Why this course?
This MSc programme combines knowledge of the engineering and medical sciences with advances in technology and practice to generate applications and solutions to clinically relevant problems.
It affords a Masters level degree in this clinical area while considering globally the effects of disability on a population and society’s approaches globally.
This is one of the few programmes globally that offer a specific degree in prosthetics and orthotics. The National Centre for Prosthetics and Orthotics (NCPO) has an international reputation for quality education within this field. The staff of the NCPO is involved in research and clinical practice both nationally and internationally.
The main aim of the course is to produce postgraduates capable of developing careers in allied health professionals and biomedical engineering (research, industrial and NHS).
We require candidates first degree to be in Prosthetics & Orthotics. Our learning environment brings together ideas and concepts from science, medicine, and engineering to enable the development of relevant clinical and industrial research.
What you’ll study
Taught classes, laboratory demonstrations, practical exercises and clinical visits take place during semesters 1 and 2. Diploma students then complete a project dissertation and MSc students complete a research or development project reported by a thesis.
Visits to local clinical centers and lectures from industrialists and visiting experts from the UK and overseas are an integral part of our courses.
You'll also have the opportunity to meet our many industrial and clinical collaborators to help advise and further your career.
You'll undertake a clinically relevant project in the rehabilitation area of prosthetics and/or orthotics.
This programme will include internationally recognized lecturers from the World Health Organisation and large NGOs globally which may include Handicap International and the International Committee for the Red Cross.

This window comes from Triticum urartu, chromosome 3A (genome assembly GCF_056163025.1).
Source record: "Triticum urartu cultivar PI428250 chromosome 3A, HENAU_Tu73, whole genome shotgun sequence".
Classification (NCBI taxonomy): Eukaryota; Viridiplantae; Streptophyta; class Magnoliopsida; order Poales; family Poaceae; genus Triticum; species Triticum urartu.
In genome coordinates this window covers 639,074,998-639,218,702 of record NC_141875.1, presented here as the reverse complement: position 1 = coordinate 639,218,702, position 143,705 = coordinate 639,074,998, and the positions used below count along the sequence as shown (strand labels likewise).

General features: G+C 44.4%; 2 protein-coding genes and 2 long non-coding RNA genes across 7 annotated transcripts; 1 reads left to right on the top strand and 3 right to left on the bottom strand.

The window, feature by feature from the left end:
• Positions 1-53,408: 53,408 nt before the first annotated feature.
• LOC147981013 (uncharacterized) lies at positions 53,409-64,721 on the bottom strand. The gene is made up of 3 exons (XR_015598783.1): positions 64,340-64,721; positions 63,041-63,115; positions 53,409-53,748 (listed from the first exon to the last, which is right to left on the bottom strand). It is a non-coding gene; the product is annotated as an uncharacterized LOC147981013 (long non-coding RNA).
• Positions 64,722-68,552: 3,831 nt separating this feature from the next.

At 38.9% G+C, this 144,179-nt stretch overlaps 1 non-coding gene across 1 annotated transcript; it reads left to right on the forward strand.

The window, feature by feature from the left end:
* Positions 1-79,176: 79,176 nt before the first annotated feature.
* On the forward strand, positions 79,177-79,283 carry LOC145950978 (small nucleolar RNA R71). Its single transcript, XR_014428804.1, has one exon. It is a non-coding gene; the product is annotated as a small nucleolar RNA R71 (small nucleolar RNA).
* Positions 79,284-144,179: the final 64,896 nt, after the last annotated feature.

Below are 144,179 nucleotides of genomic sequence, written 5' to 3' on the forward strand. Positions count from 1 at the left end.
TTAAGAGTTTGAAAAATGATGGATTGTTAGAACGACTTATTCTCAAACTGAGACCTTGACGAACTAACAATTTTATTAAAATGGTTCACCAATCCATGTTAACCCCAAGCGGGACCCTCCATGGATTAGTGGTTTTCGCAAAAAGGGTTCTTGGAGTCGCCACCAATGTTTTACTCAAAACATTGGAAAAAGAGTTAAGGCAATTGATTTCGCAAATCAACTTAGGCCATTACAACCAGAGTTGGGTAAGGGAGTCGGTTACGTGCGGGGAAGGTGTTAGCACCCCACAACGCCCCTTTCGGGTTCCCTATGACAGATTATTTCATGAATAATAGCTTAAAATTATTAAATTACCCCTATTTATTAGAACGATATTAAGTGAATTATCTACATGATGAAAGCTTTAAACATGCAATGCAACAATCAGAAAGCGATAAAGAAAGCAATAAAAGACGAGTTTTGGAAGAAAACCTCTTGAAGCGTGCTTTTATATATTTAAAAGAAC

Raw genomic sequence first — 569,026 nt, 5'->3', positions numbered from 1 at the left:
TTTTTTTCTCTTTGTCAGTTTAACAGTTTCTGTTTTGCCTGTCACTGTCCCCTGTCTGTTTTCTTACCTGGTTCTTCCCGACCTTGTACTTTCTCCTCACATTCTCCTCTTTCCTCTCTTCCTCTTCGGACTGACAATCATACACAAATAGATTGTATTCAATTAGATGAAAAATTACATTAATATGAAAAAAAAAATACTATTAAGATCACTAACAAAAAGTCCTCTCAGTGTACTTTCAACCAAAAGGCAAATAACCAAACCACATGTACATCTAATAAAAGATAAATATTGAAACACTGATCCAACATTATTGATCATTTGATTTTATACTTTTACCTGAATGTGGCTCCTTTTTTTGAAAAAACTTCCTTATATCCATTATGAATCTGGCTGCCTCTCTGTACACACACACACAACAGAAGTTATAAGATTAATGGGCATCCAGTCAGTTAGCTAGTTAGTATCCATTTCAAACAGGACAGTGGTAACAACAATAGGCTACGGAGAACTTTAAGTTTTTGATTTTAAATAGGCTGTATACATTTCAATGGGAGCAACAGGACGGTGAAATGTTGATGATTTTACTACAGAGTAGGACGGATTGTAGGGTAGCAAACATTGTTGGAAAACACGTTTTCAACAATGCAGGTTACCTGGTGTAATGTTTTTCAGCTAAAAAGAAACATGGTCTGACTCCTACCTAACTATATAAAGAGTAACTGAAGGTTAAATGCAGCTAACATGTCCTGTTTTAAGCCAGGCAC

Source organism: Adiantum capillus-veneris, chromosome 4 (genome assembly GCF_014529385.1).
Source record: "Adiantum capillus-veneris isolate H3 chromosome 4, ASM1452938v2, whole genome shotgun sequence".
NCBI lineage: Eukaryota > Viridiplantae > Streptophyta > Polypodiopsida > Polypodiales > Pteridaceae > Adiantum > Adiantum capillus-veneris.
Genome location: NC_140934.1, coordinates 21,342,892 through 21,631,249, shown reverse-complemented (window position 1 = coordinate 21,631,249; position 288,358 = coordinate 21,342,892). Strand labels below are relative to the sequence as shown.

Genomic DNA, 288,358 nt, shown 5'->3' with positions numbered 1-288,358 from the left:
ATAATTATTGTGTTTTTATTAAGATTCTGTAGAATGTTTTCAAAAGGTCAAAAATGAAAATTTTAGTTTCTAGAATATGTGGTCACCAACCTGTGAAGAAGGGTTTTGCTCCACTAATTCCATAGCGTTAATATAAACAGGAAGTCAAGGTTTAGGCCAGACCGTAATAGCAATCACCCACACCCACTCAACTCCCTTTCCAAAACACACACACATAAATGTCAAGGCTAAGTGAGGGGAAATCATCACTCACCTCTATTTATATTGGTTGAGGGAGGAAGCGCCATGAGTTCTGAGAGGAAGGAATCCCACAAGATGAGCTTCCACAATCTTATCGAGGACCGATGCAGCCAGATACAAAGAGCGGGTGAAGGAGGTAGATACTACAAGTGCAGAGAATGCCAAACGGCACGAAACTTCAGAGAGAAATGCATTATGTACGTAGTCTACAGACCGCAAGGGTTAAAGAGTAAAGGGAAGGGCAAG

The Department of Biomedical Engineering consists of the Bioengineering Unit and the National Centre for Prosthetics and Orthotics – two complementary and key areas of health technology teaching and research within the University.
The National Centre for Prosthetics and Orthotics was established in 1972, growing out of the Bioengineering Unit at the University of Strathclyde, which was established more than 50 years ago, both being internationally-recognised centres of excellence for education and research at the interface of engineering and the medical science, with particular emphasis on clinically-related teaching and research. The new department of Biomedical Engineering in 2012 was formed through the merger of these two esteemed units.
Research areas include:
- Rehabilitation Engineering
- Medical Devices
- Diagnostic Technologies: the Foot in Diabetes
The department also hosts the Centre for Doctoral Training in Medical Devices and Health Technologies, the Strathclyde Institute of Medical Devices and the Centre for Excellence in Rehabilitation Research.
In addition, the department is a major partner in the Glasgow Research Partnership in Engineering; Health Technologies Knowledge Transfer Network; and Glasgow Health Technology Cooperative.
- Disability & Societal Effects
- Medical Science for Engineering
- Engineering Science
- Professional studies in Biomedical Engineering
- Research Methodology
- Regenerative Medicine
- Tissues mechanics
- Clinical & Sports Biomechanics
- Biosignal Processing & Analysis
- Biomaterials & Biocompatibility
- Cardiovascular Devices
- Hemodynamics for Engineers
- Numerical Modelling in Biomedical Engineering
- Medical Robotics
Learning & teaching
The course is delivered through a wide range of lectures, tutorials, practical laboratories, teaching seminars, networking events, and career support sessions.
The course is assessed through a range of varied methods including written assignments, exams, written assignments, presentations, and individual projects.
First or second-class Honours degree from a UK university (or equivalent qualification) in prosthetics and orthotics.
This Masters degree in Prosthetics & Orthotics is planned to afford the graduates the ability to consider and evaluate prosthetic and orthotic clinical practice with an evidence-based approach. The programme is designed to develop the ability to assess the country-specific health care needs as recommended in the World Health Organisation guidelines and standards, and in alignment with the UN Convention of Human Rights of the persons with a Disability. Future careers would include:
- prosthetic & orthotic healthcare management
- clinical research
This school offers programs in:
Last updated March 9, 2018